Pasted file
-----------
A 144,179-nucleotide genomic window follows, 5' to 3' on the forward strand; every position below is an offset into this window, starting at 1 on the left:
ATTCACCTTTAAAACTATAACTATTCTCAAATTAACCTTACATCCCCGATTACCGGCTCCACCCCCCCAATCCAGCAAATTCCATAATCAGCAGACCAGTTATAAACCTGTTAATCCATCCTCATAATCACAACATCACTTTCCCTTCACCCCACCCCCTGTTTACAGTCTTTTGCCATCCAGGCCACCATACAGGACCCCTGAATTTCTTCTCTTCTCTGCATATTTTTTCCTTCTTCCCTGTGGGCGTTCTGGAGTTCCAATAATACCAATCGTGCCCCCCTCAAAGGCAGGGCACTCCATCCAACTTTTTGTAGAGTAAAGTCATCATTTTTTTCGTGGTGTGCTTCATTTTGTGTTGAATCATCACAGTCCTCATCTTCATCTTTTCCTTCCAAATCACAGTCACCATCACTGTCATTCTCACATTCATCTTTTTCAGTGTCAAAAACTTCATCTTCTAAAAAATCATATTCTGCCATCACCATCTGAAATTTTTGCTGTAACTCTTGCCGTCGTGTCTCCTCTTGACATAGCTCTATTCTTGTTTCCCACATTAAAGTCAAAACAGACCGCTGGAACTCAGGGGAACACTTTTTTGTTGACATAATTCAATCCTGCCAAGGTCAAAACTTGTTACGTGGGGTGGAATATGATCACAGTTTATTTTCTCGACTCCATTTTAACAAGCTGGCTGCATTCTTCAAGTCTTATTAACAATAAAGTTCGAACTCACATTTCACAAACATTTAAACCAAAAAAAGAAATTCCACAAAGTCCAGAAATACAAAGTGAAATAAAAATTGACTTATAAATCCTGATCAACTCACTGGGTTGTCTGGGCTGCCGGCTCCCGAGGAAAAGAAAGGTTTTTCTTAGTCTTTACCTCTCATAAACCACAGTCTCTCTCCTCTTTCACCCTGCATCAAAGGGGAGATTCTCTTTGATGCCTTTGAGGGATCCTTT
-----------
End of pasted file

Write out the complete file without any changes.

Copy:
A 144,179-nucleotide genomic window follows, 5' to 3' on the forward strand; every position below is an offset into this window, starting at 1 on the left:
ATTCACCTTTAAAACTATAACTATTCTCAAATTAACCTTACATCCCCGATTACCGGCTCCACCCCCCCAATCCAGCAAATTCCATAATCAGCAGACCAGTTATAAACCTGTTAATCCATCCTCATAATCACAACATCACTTTCCCTTCACCCCACCCCCTGTTTACAGTCTTTTGCCATCCAGGCCACCATACAGGACCCCTGAATTTCTTCTCTTCTCTGCATATTTTTTCCTTCTTCCCTGTGGGCGTTCTGGAGTTCCAATAATACCAATCGTGCCCCCCTCAAAGGCAGGGCACTCCATCCAACTTTTTGTAGAGTAAAGTCATCATTTTTTTCGTGGTGTGCTTCATTTTGTGTTGAATCATCACAGTCCTCATCTTCATCTTTTCCTTCCAAATCACAGTCACCATCACTGTCATTCTCACATTCATCTTTTTCAGTGTCAAAAACTTCATCTTCTAAAAAATCATATTCTGCCATCACCATCTGAAATTTTTGCTGTAACTCTTGCCGTCGTGTCTCCTCTTGACATAGCTCTATTCTTGTTTCCCACATTAAAGTCAAAACAGACCGCTGGAACTCAGGGGAACACTTTTTTGTTGACATAATTCAATCCTGCCAAGGTCAAAACTTGTTACGTGGGGTGGAATATGATCACAGTTTATTTTCTCGACTCCATTTTAACAAGCTGGCTGCATTCTTCAAGTCTTATTAACAATAAAGTTCGAACTCACATTTCACAAACATTTAAACCAAAAAAAGAAATTCCACAAAGTCCAGAAATACAAAGTGAAATAAAAATTGACTTATAAATCCTGATCAACTCACTGGGTTGTCTGGGCTGCCGGCTCCCGAGGAAAAGAAAGGTTTTTCTTAGTCTTTACCTCTCATAAACCACAGTCTCTCTCCTCTTTCACCCTGCATCAAAGGGGAGATTCTCTTTGATGCCTTTGAGGGATCCTTT